The Home Makers Cooking School Cookbook

By: Jesse M. DeBoth

Price: $60.00

Quantity: 1 available

Book Condition: Very Good


A number of newspapers across the country carried Miss DeBoth's column on cookery, and each published a book of recipes, putting their own name on the cover such as the Buffalo Evening News Cooking School Cook Book. The introduction to the chapter "Invalid Cookery" is preachy and thorough- as is every chapter introduction in this book. It encourages the housewife by saying, '...caring for the invalid falls to the lot of a large majority of homemakers at some time. Very often the homemaker has much to do with the recovery of the invalid. Special foods must be cooked, appetites must be coaxed back to normal, and the patient must be catered to in every possible way...' 'A simple dish of pudding can be made to look so attractive that the person for whom it is intended will be glad to take it no matter what it is. Daintiness is of primary importance. The tray must be attractive. The portions should be small. A large serving may look so overwhelming that the patient will not try to eat it. When hot liquids are served, they should be brought in a covered pitcher to be kept hot. By pouring it in the room, there is not the danger of spilling in carrying. Nothing so quickly mars the appearance of a tray as a saucer into which some of the liquid of the cup has been spilled.' 'Monotony should be avoided, even if only the garnish on the food is changed. When the diet is so limited that great variation is not possible, it sometimes helps to change the dishes with which the patient is served. A bit of parsley in place of other garnish makes the plate look a little different. Cress, too, makes an attractive garnish.' A valuable guide to what the ordinary housewife might be preparing during the twenties and thirties. During the 1920's and 30's it was, after all, tough times, and you had to stretch what little meat you had, although it was assumed that there would always be meat on the table. And bread and butter. And salt and pepper. If you turned to the "One Dish Meals" chapter of The Homemakers Cooking School Cookbook you would find a recipe that definitely sounded like something grandma would make, the salty ham a lovely contrast with the crusty skin on top, potatoes creamy underneath. Cooking for the Boarding House I'm sure that for ten people, Grandma would have doubled or tripled a recipe. She could easily have cooked a whole ham for Sunday dinner, and then used the leftover scraps to make this dish later in the week.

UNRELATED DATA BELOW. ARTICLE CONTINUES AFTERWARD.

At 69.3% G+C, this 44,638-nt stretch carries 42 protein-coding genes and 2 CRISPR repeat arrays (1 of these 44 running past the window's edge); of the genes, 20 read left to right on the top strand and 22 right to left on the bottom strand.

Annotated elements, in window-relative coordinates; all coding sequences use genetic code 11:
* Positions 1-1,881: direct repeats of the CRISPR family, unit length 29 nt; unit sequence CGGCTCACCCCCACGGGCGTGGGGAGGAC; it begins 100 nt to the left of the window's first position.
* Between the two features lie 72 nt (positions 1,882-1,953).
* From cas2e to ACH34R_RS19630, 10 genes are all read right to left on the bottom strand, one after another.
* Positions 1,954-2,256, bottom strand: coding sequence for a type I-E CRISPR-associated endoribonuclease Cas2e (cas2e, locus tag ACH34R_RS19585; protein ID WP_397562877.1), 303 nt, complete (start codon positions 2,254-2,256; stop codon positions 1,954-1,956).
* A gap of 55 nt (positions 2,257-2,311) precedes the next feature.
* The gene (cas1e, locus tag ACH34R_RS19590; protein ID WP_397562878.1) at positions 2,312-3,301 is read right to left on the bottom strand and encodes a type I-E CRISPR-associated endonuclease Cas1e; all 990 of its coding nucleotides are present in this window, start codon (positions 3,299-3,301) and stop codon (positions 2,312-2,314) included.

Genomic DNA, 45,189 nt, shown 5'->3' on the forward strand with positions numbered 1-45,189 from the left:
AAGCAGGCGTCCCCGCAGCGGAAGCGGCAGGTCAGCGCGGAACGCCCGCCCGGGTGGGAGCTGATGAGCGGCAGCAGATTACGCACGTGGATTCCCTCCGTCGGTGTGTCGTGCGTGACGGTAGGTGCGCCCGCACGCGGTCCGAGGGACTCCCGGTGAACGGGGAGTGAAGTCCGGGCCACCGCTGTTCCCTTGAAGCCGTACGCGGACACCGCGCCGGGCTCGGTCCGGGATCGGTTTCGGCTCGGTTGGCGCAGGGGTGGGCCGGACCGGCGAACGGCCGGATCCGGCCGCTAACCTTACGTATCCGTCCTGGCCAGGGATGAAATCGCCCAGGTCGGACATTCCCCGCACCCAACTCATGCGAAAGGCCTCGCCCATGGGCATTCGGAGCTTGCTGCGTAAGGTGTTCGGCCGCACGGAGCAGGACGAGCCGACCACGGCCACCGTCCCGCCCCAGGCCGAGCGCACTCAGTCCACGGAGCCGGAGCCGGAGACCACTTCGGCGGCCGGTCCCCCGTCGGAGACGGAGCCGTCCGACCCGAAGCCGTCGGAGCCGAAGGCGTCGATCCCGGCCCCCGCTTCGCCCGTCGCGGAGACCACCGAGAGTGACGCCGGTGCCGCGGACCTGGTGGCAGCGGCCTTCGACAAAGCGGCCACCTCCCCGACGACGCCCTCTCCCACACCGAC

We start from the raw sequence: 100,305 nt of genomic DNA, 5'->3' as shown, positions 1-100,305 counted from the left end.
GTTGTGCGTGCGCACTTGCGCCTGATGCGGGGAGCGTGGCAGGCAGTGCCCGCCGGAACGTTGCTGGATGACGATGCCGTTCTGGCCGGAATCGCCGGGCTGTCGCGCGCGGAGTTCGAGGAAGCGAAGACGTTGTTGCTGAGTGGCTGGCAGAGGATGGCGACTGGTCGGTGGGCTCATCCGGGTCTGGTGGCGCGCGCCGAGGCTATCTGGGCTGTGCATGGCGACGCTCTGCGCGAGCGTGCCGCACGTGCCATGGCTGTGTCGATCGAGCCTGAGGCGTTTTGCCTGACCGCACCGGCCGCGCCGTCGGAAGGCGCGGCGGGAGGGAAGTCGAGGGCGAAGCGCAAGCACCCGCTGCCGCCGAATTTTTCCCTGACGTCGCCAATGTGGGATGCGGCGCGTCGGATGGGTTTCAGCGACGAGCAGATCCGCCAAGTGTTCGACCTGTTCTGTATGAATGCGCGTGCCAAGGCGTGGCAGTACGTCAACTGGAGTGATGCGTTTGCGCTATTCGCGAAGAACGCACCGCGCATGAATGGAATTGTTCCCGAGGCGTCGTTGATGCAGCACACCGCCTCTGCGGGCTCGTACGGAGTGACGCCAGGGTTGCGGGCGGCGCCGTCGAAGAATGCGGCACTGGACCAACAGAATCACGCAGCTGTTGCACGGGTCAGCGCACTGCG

Title: The Home Makers Cooking School Cookbook

Author Name: Jesse M. DeBoth

Categories: Other,

Edition: 1st Edition

Publisher: Chicago, 60: 1925

Binding: Hardcover

Book Condition: Very Good

Type: Book

Inscription: Inscribed by Author(s)

Seller ID: ou14a